"Hi," you croak around the cotton feeling in your mouth and the sound comes out like a hiss. You manage a hoarse, "Water," that sounds like "wah-her" but he's read your mind and already has a plastic cup in hand and halfway to your mouth. He guides the straw between your lips and you take a grateful sip. The water goes down the wrong way, though, and you choke and splutter and he pats your back as best as he can until the coughing subsides.

"Thank you."

"How are you feeling?" he asks and you take a quick inventory.

Aside from the dulling ache at the base of your skull, everything is pleasantly numb. The fear of paralysis enters your mind and you wriggle your toes discretely to reassure yourself that the feeling is probably just the morphine.

"I've had worse," you tell him and, truthfully, you have had much worse. "You?"


"Tony, what happened to your hand?"

He looks confused for a moment before remembering and his expression grows sheepish, "I, uh, hit a wall. In the lab."


"Heat of the moment."


"Dead," and there's a bitter quality to his voice, almost, and you know he wasn't the one to kill the man.

"Agent Cade?"

He hesitates before telling you and that's how you know before he says, "He died at the scene. Levin was already gone." Levin's death doesn't surprise you –you saw his body.

"What about-" but something in his eyes stops you from saying her name and you close your eyes against the tears.

"She's gone, too," his voice is thick and you wish briefly that your lives weren't like this.

You open your eyes to look at him, lifting your hand now to stroke the side of his face. "I am sorry, Tony."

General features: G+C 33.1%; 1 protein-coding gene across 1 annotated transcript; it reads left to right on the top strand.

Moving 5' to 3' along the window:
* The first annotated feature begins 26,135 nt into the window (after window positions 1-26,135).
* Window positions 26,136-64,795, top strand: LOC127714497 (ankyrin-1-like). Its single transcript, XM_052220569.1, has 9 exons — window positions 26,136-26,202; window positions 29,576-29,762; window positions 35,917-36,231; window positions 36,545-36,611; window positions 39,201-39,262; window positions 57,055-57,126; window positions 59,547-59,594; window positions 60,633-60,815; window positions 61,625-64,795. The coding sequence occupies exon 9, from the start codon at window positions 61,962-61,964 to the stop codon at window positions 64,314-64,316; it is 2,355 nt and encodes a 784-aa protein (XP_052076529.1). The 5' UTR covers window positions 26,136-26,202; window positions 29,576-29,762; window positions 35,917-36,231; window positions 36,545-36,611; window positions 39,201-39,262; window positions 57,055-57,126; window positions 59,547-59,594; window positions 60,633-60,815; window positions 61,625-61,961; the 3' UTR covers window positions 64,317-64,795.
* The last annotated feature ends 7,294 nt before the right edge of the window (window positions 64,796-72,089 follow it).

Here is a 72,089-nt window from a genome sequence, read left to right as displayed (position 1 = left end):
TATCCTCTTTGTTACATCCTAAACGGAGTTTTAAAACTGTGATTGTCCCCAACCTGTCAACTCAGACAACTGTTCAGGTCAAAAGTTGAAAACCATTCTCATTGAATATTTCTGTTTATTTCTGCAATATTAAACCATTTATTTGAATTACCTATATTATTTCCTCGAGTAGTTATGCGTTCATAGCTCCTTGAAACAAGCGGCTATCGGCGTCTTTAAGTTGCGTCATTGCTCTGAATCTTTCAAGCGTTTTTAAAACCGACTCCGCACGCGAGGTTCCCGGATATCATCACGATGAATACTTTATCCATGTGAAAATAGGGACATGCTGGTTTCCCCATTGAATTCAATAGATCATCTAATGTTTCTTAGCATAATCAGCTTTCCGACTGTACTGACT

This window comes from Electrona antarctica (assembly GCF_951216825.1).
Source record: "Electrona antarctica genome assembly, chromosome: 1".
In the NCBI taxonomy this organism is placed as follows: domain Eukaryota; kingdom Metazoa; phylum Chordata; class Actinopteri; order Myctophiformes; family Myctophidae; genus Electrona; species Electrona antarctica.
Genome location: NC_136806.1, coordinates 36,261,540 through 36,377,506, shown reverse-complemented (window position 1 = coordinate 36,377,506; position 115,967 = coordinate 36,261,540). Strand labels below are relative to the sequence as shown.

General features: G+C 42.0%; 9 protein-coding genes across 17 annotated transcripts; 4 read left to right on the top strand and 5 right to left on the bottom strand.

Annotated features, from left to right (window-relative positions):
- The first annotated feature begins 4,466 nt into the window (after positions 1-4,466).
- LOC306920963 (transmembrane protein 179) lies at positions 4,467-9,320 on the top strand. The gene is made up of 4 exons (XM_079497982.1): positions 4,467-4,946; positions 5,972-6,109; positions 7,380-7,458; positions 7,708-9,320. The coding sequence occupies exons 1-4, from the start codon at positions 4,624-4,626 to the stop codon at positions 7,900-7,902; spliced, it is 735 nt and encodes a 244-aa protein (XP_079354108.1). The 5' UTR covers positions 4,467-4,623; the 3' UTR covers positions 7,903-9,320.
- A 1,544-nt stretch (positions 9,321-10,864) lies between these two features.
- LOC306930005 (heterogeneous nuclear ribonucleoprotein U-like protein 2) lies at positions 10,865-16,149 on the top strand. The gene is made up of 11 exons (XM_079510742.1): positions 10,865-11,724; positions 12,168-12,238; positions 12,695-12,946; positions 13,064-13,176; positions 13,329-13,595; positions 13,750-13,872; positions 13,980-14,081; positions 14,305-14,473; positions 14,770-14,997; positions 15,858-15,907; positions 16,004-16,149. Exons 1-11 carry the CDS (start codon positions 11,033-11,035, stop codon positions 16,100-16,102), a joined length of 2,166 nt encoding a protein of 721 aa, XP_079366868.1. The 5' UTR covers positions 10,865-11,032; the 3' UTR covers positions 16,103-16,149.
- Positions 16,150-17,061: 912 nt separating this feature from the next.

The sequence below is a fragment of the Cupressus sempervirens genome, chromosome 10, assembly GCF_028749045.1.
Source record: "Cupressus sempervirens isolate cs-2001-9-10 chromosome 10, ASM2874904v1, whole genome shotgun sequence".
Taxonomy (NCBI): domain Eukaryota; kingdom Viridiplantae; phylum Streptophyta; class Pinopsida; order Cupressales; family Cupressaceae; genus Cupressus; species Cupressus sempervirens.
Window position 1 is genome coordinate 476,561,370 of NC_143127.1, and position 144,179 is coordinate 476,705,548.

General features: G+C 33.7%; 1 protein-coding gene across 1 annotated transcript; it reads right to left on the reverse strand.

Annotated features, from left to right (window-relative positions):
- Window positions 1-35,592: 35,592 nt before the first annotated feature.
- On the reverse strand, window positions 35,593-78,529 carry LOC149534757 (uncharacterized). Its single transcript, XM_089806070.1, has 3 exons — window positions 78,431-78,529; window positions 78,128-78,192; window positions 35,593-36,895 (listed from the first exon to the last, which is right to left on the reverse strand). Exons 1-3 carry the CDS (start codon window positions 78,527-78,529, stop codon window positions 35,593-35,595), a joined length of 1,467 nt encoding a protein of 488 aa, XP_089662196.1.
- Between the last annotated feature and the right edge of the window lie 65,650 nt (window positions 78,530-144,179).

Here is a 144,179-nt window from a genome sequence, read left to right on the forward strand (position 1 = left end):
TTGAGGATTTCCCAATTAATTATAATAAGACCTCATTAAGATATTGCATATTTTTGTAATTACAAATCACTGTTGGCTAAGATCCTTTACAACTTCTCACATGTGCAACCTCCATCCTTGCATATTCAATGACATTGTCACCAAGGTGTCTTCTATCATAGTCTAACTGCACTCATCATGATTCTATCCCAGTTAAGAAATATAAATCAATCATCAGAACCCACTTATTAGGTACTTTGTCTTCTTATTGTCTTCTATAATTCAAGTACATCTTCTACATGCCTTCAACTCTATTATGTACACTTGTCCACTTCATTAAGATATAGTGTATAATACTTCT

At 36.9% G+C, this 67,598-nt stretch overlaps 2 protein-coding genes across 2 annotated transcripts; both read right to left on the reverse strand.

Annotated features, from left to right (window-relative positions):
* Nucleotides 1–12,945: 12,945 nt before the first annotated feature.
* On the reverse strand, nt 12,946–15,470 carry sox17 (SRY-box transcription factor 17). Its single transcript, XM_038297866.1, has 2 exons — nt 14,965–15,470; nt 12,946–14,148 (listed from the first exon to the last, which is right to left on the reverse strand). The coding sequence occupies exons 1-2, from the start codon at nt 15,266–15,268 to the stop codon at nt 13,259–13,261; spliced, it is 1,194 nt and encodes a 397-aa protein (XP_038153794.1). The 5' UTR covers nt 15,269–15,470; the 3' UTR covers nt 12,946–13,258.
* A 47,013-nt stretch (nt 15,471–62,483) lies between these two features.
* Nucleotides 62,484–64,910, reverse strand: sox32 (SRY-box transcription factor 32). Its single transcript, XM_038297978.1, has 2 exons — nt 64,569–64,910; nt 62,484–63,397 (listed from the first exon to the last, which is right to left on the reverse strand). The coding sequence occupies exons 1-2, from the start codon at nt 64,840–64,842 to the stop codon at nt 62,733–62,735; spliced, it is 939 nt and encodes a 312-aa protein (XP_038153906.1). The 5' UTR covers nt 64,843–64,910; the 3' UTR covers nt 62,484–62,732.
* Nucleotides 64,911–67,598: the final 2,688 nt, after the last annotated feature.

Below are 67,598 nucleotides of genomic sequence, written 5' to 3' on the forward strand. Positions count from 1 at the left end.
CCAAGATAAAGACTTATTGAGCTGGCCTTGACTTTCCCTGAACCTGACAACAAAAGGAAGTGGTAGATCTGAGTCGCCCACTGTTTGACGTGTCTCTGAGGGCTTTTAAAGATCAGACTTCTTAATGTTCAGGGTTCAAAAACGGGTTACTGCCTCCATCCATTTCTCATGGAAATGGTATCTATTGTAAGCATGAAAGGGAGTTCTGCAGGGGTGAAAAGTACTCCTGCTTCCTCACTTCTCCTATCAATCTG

"So am I . . . . I was afraid I had lost you too." This last admission comes as a surprise.

"Not this time," you assure him, rubbing your thumb across his cheekbone. "Not this time."

His eyes looked haunted when he says, "Maybe next time."

And you nod against your pillow, conceding, "Perhaps."

"I hope not."

"As do I."

He just watches you, deliberating between something, you just can't quite tell what. He stands up a few heartbeats later, pressing his lips against your temple, murmuring, "I should probably let the nurses know you're awake." And you smile, nodding your gratitude to his retreating back.

He pauses at the doorway , though, and, meeting your eyes, asks, "You are aware that you've met your damsel in distress quota for, like, your lifetime, right?"

And your smile broadens and he smirks and maybe next time will be your last time. Or maybe it will be his. That's the thing about life, you never know.

But, you are certain that fate is once again playing matchmaker by allowing a few more stolen moments.

A/N2: ?